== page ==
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Changes in body mass index and the prevalence of obesity during 1994-2008: repeated cross-sectional surveys and longitudinal analyses. The Tromso Study

12 Jun 2015


To determine the mean body mass index (BMI, kg/m2) and prevalence of low weight (BMI<20) and obesity (BMI≥30) in 3 population-based surveys, and to describe the longitudinal changes during 1994–2008 in mean BMI, and the prevalence of low weight and obesity.


A population study in Tromsø, Norway.


A total of 29 688 different participants in 1 or more of 3 surveys (1994–1995, 2001–2002 and 2007–2008). Longitudinal analyses comprised 9845 participants aged 25–69 in 1994 who participated in the 1994–1995 and 2007–2008 surveys and 4202 men and women who participated in all 3 surveys.

Outcome measures

Mean age-specific and sex-specific BMI, prevalence of low weight and obesity, and changes in BMI and prevalence of low weight and obesity during 1994–2008, according to sex and birth cohort.


The age-adjusted (ages 30–84) prevalence of obesity increased from 9.8% and 11.8% in men and women, respectively, in 1994–1995 to 20.9% and 18.5%, respectively, in 2007–2008. The increase in mean age-adjusted BMI was stronger from 1994–1995 to 2001–2002 than from 2001–2002 to 2007–2008. Longitudinal results confirmed that the change in BMI from 1994–1995 to 2001–2002 was larger (0.9 kg/m2 (95% CI 0.8 to 1.0) in men and 1.3 kg/m2 (95% CI 1.2 to 1.4) in women) than from 2001–2002 to 2007–2008 (0.2 kg/m2 (95% CI 0.1 to 0.3) in men and women). The most recently born had the largest increase (p<0.001).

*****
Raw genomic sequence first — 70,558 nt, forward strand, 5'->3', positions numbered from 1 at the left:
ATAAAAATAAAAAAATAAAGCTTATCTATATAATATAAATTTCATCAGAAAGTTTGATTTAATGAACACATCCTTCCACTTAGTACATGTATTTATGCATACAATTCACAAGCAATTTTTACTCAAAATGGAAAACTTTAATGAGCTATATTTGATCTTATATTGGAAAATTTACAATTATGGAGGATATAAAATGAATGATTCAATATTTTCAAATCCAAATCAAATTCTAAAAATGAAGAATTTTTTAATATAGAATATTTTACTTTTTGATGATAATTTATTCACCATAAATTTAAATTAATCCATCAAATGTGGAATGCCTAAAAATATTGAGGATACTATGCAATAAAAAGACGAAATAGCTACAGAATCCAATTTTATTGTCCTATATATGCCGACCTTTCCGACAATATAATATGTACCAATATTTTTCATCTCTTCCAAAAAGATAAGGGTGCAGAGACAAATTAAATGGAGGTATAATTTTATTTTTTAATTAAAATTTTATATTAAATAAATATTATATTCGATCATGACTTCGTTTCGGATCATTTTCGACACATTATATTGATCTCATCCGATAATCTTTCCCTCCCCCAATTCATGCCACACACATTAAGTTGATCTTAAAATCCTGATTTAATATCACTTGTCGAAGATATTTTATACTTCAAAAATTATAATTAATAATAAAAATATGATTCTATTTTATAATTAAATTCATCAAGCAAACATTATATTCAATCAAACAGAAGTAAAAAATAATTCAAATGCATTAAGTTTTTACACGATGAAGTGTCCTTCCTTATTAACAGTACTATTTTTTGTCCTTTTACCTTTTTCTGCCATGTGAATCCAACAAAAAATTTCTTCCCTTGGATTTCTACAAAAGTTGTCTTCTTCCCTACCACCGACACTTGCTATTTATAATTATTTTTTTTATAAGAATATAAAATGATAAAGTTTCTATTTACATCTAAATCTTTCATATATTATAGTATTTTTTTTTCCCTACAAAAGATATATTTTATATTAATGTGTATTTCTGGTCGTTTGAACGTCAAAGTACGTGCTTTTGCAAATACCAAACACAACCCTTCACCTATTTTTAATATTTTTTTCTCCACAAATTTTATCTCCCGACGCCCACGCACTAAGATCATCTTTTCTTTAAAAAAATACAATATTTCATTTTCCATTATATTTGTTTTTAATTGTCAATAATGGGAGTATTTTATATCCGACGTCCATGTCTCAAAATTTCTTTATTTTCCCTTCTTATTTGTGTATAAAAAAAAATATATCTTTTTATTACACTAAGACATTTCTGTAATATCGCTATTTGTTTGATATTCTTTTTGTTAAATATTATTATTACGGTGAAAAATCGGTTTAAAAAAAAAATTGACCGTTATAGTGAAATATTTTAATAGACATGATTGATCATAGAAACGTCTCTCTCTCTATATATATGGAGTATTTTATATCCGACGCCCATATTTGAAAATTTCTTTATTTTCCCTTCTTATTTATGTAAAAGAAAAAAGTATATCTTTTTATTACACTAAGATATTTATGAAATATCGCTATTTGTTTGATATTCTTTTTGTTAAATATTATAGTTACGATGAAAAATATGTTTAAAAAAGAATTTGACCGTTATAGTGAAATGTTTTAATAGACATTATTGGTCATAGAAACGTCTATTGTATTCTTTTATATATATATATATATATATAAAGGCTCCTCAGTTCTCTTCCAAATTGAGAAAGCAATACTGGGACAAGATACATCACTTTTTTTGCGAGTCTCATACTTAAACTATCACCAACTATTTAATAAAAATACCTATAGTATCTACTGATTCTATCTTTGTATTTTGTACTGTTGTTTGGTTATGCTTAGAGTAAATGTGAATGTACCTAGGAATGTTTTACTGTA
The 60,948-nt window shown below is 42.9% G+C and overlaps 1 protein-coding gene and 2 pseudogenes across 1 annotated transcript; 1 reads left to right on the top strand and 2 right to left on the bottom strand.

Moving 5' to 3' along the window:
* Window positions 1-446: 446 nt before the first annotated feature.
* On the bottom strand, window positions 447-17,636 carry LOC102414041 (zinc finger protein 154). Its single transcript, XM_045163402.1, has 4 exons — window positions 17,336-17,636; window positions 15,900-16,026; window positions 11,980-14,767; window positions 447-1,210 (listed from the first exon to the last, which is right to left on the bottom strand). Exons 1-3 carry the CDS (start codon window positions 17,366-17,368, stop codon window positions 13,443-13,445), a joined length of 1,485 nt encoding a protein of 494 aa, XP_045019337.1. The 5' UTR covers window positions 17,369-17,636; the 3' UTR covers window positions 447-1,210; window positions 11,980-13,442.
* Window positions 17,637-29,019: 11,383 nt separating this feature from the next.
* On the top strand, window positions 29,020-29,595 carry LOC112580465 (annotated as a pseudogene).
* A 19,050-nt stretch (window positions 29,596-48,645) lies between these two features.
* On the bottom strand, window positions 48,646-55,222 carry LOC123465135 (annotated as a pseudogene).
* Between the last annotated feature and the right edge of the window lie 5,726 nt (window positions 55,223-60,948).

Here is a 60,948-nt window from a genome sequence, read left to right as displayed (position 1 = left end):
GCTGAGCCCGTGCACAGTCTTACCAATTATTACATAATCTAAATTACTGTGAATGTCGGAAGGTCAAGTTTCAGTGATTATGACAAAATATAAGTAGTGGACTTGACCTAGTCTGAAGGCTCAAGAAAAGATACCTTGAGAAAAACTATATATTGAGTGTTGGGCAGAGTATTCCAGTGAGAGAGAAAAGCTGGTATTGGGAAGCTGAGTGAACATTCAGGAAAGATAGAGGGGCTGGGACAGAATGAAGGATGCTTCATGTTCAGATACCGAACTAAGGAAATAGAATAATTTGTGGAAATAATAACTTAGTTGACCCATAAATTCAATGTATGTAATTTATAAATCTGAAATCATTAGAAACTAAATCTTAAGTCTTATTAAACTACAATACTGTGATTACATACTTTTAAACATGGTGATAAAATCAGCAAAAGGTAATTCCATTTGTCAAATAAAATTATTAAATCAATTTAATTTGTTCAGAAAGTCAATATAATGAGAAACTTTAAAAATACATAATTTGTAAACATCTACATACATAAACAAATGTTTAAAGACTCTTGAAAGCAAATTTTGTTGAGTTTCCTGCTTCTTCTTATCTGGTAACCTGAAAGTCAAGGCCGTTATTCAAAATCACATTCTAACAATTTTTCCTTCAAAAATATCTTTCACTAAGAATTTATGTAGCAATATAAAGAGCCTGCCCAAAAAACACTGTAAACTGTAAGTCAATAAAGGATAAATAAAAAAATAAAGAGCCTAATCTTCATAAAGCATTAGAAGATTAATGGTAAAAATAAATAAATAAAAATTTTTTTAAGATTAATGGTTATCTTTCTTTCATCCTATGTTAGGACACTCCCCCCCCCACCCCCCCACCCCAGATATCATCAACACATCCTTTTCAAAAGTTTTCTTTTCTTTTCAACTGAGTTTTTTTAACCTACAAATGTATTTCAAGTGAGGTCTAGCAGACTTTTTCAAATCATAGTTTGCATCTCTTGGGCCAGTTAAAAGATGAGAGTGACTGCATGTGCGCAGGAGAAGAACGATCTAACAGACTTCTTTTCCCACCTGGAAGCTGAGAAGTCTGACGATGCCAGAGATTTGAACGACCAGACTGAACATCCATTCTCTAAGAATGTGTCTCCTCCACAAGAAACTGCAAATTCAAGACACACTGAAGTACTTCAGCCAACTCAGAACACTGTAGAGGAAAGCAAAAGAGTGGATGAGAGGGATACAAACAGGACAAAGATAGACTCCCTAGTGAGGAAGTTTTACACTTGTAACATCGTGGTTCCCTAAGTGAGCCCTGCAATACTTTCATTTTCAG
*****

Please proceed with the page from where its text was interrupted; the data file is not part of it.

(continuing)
The mean BMI and the prevalence of obesity are still increasing in Tromsø, and the increase is strongest in the youngest age groups. However, the increase in BMI was less marked in the last period (from 2001–2002 to 2007–2008) than in the first period (1994–1995 to 2001–2002).

Click here to view the full article which appeared in BMJ Open